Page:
If Hong Kongers lived in a democracy, who would they choose to represent them?
That was the question in a civil referendum published online by Robert Chung of The University of Hong Kong. Now, we may never know the answer. Hackers have taken the site down.
Chung told Reuters that about 14,000 people had responded to his poll before it was hit with “high level cyberattacks.”
Hong Kong residents have no choice in who rules them. A 1,20- strong election commission, brimming with Beijing loyalists, will choose the next chief executive for the city of 7 million this Sunday.
Chung has been the subject of scathing critiques from mainland propaganda outfits before. In December of last year, he was denounced as a "political fraudster" holding "evil intentions" by pro-Beijing newspapers after releasing a survey showing a majority of Hong Kongers did not identify as mainland Chinese.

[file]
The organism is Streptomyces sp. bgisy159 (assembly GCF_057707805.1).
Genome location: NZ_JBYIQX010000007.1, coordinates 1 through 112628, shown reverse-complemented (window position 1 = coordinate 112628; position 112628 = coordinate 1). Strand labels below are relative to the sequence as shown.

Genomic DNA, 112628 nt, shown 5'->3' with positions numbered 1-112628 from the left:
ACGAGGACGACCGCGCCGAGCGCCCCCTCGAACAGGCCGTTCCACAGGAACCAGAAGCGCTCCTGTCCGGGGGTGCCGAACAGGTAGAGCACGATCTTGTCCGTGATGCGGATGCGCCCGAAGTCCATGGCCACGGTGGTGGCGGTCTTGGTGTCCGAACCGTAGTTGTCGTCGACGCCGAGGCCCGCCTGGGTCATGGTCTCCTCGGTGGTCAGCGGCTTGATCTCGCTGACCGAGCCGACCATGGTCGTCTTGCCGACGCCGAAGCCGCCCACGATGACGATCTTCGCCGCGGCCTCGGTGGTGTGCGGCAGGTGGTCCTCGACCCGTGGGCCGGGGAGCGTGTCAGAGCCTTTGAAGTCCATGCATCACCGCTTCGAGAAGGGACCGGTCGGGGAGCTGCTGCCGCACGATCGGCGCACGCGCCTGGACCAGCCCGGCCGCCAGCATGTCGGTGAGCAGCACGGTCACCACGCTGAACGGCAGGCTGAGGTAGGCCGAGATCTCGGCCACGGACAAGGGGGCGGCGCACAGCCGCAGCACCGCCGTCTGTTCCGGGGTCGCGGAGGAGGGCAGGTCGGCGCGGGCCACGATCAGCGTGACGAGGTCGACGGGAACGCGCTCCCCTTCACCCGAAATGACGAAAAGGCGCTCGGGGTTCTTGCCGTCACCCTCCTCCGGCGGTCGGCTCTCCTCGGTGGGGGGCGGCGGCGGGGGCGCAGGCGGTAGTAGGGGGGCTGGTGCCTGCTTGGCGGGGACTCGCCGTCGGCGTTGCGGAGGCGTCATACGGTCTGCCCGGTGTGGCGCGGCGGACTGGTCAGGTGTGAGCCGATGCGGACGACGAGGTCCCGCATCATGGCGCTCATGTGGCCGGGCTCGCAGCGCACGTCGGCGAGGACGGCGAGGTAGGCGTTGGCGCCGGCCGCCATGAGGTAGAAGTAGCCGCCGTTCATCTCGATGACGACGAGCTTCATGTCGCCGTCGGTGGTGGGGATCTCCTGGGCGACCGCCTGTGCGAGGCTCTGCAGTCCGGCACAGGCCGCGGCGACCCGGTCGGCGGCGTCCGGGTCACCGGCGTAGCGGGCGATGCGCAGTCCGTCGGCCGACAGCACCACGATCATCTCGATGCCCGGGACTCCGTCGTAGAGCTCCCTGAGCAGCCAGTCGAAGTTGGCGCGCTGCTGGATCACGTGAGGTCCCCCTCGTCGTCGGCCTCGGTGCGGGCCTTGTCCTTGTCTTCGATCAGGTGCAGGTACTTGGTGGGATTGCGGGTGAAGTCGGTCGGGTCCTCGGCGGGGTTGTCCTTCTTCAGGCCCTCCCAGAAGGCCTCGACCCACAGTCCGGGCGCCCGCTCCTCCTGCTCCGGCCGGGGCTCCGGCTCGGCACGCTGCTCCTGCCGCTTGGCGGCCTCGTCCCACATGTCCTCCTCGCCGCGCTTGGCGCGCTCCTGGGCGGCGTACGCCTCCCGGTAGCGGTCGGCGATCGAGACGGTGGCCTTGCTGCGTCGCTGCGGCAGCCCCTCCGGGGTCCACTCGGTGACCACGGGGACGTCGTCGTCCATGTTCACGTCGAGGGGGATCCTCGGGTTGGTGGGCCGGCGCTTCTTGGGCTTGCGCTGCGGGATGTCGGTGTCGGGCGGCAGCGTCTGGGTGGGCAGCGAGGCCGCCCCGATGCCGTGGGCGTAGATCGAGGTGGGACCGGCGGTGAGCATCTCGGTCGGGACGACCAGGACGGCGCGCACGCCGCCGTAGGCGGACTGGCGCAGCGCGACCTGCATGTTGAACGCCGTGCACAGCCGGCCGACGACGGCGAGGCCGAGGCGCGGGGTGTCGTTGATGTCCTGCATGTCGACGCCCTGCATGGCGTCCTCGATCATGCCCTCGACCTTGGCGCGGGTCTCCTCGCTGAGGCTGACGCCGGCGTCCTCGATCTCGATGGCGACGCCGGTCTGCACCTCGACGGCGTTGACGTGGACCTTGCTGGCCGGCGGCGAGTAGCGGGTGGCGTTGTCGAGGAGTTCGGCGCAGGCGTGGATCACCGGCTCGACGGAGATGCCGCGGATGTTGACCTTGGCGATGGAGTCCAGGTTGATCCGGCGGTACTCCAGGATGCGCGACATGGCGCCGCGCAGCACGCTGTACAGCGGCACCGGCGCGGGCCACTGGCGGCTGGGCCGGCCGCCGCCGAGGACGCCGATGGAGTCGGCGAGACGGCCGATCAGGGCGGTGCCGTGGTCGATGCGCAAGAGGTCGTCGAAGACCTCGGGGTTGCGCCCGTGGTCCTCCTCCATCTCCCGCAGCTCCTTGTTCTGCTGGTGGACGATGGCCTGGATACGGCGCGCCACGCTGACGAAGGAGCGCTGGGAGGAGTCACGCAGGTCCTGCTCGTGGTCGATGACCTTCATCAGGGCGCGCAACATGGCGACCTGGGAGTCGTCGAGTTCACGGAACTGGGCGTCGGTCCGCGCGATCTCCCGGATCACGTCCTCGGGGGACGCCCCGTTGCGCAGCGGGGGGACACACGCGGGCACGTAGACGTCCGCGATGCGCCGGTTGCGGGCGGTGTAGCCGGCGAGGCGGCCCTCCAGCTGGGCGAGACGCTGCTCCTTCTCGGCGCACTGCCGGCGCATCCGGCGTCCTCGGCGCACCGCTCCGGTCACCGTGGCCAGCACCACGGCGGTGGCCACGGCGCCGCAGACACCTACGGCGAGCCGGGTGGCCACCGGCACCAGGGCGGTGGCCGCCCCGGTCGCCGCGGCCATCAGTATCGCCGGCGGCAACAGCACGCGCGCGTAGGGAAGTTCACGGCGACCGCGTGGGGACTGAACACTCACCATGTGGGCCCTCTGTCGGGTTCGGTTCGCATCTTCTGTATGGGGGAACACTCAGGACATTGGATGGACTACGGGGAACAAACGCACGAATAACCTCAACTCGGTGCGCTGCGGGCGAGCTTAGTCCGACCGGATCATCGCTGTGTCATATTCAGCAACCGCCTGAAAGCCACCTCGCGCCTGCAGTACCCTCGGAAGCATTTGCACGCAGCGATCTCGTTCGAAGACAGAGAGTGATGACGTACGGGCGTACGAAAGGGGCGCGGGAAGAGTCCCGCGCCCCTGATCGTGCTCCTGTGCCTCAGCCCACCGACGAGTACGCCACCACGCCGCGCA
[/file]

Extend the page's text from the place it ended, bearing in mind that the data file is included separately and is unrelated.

Tensions between Hong Kong and the mainland have been especially taught in recent months. In January, residents of the city-state, which is ruled by but still largely autonomous from Beijing, angrily protested comments by a Chinese television host, who called the city’s residents “dogs” and “bastards.”
Hong Kong’s flirtations with democracy have long worried Beijing. Thousands of protesters are expected to hit the city’s streets on Sunday, angry that they have no choice in the vote for their city’s next leader.
Who’s behind the hacking attack? We’ll likely never know. But Chinese hackers have broken into the Pentagon. It wouldn’t take much for Beijing’s online soldiers to take down a civil referendum.
Image by BarbaraWilli